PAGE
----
Why ‘Learning How To Write a Screenplay’ Limits Your Creativity
Or how I learned to stop learning how to write screenplays and love writing.
It is often said that a story needs to have a beginning, middle and end. Some even say that this rule does not have to be strictly sequential, that you can invert it and have a story that starts at the end and finishes at the beginning. This is one of the very few rules that I myself adhere to.
As a filmmaker, you owe it to your audience to convey some sense of structure within the narrative you want them to bear witness to. However, it is simply that; A rule and one of many rules when it comes to writing a screenplay for film or television. What they do not tell you is that the best screenplays are the ones that break rules and do not function via a formulaic understanding of the medium.
You will have no doubt come across various advertisements from ‘high profile’ film institutions promising you that you will be imbued with the screenwriting prowess of a Alan Sorkin so long as you follow their step by step process — and pay them a pretty penny. Such practices are futile in the end because all you end up doing is being conditioned to follow a pattern, robbing your screenplay of the uniqueness and individuality that one would expect from a film.
People forget that far beyond the entertainment, celebrity culture and the studio system, film is an artform of unlimited potential. The potential to pack in heaps of emotion, to surprise the audience (and yourself), to go places you did not even think you could ever comprehend is surely the most liberating feeling, and if we accept that, why would you negate such a feeling by following a template?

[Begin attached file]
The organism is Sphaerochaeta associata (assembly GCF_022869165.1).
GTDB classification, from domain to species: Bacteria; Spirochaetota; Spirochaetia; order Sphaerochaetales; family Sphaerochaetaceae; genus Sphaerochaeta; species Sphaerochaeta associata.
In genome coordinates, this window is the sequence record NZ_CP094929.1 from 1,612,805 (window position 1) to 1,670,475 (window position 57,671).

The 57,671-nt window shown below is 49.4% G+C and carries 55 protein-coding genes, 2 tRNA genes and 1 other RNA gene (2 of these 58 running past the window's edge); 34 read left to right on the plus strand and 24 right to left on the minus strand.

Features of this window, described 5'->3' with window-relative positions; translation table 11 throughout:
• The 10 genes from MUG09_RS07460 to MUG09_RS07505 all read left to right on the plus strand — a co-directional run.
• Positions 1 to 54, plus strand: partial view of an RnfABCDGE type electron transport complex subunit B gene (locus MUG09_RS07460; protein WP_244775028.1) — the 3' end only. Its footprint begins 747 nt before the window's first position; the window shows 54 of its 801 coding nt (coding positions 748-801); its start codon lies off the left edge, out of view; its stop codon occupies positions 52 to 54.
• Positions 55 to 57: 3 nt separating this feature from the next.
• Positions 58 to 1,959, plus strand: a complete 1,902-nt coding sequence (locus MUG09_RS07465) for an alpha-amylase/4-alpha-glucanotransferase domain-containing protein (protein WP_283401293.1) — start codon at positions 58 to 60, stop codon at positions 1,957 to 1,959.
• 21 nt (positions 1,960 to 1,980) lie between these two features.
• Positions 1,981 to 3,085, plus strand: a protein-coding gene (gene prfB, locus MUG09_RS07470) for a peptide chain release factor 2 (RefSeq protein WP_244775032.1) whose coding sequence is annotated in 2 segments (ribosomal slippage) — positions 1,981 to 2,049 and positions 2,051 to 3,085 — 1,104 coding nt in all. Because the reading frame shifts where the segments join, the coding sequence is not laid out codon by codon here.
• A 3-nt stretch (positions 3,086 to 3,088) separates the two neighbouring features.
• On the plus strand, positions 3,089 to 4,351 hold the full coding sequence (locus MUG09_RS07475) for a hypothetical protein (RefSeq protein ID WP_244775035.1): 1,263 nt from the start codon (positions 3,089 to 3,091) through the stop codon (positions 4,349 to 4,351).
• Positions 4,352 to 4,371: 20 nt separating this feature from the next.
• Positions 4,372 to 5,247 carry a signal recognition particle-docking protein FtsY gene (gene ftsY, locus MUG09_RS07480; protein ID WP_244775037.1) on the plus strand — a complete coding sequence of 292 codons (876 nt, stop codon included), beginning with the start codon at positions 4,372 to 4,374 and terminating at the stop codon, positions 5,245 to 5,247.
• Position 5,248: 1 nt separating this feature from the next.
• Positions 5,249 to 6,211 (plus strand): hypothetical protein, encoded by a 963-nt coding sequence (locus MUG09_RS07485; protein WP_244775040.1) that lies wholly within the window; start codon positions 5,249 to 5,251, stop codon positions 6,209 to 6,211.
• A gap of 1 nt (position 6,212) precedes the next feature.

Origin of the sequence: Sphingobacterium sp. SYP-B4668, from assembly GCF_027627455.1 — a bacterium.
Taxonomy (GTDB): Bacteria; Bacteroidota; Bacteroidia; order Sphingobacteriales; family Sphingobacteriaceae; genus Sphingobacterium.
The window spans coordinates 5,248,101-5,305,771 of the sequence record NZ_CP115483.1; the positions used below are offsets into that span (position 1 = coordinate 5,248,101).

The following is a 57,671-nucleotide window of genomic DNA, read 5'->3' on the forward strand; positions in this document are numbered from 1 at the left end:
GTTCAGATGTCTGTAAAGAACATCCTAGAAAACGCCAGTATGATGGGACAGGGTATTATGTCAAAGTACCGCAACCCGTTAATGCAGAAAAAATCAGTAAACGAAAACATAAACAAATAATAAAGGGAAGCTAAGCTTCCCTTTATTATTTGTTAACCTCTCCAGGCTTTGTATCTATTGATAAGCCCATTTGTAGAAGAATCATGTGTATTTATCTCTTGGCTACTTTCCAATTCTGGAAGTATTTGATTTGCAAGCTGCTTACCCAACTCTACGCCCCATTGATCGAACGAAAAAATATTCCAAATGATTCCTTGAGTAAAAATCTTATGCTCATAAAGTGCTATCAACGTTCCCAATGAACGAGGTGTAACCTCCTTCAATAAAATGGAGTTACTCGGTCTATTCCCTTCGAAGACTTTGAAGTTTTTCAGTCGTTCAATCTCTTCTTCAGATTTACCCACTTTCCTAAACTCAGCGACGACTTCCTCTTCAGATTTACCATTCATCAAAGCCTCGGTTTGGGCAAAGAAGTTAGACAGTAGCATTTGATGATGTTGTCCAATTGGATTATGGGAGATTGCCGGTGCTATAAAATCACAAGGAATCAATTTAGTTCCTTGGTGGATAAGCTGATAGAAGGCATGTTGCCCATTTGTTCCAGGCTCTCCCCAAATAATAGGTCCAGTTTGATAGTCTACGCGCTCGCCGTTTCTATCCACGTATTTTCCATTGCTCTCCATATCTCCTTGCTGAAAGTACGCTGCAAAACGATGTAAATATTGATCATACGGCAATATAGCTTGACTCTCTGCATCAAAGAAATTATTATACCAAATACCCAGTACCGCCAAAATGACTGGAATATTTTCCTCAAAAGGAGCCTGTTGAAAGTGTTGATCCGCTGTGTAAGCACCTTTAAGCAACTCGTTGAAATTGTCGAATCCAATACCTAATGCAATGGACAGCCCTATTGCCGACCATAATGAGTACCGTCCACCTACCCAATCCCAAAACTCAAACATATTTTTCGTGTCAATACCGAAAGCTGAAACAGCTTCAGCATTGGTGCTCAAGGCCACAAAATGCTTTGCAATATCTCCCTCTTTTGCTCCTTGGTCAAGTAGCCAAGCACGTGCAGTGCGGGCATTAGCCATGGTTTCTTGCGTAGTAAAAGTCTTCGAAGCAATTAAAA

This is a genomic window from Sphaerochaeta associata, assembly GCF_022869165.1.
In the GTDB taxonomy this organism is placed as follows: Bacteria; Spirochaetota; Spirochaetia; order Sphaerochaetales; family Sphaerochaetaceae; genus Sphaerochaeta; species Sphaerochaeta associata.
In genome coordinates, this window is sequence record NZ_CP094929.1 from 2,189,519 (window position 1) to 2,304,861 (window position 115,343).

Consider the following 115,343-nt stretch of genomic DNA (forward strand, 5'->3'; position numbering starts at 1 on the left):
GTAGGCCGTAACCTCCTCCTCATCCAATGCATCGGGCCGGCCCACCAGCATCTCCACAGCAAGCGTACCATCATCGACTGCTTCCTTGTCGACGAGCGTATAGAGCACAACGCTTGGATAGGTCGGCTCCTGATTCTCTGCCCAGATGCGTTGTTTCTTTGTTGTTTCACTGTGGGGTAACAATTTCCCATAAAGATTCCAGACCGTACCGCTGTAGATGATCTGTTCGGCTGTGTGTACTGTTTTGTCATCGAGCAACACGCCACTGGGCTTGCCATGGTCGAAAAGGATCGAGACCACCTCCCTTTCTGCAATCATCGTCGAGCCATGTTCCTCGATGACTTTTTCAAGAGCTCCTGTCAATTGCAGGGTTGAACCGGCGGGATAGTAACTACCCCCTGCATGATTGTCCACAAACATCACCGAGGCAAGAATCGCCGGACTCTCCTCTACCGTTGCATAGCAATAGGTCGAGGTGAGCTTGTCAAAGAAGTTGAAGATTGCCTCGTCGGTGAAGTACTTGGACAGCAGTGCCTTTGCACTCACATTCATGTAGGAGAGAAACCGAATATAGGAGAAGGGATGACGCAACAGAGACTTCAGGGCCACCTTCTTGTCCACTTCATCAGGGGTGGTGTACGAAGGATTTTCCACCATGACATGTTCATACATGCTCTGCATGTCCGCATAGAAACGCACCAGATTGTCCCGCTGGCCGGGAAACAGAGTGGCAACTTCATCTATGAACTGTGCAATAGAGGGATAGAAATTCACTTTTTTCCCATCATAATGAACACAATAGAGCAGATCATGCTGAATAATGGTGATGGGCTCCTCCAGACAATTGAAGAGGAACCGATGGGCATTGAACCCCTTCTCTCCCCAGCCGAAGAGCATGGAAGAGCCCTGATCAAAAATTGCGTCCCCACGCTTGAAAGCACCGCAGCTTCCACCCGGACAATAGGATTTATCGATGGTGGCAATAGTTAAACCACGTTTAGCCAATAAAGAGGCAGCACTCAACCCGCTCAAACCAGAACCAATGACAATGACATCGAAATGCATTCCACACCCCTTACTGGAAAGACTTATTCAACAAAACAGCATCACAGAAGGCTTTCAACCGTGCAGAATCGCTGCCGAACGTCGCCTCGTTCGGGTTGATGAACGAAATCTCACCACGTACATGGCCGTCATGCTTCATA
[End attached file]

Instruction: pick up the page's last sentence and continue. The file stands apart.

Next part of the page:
Why is there such an aggressive marketing campaign to get screenwriters to write a certain way? After all, we never hear of artists coming across ‘how to paint like Picasso’ pages on the web. The paranoid part of my brain fears that there is a conscious effort in building an army of human machines in order to continue this trend towards cinema of mass, unencumbered commerce where the only ‘success’ is defined by the lack of decimals in a lengthy numerical sequence.
I made my first film at 17 years old. It was a short film as part of my coursework for my A-Levels. I had no idea what I was doing, despite the countless lessons I had had prior to commencing the piece. All of the other students in my class wrote scripts, they lit their projects with these budget tungsten lights and very much followed every rule book our teacher had laid out for them. I did no such thing.
I could not conceive of a screenplay because I could not come up with something clinical and studied, even if it did amount to 60% of my overall grade. Instead, I thought about about the emotions I wanted to convey, so I created a few scenes with my fellow pupils themed on the emotions of anger and jealously. Did this result in a masterpiece? Of course not. It was my first student film, it had no actual narrative and the extended focus on the emotions of the characters was bordering on abstraction…but it was me in my purest and rawest form and nobody else had made anything remotely resembling it.
When you are ignorant of the conventions of writing and untutored in the principles of how to lay out scenarios in ways that are ‘audiences friendly’, you invite spontaneity and vitality into your script. Suddenly, there is a world of possibilities and unpredictability. You pace the story how you want and suddenly, your rhythm is one of a kind, because you defy formal training and you went out and created something purely by instinct.
You cannot hope to create original works by following the tried and tested advice of others. Yes, you can potentially go on to write works that may end up appealing to a certain demographic and even gain a degree of popularity, but that is it. There is no artistic value in writing for an audience if you do not write for yourself.
So scrap those online tutorials, let your imagination run wild and write whatever turns you on, whatever makes you feel invigorated and alive because THAT is where real art stems from.
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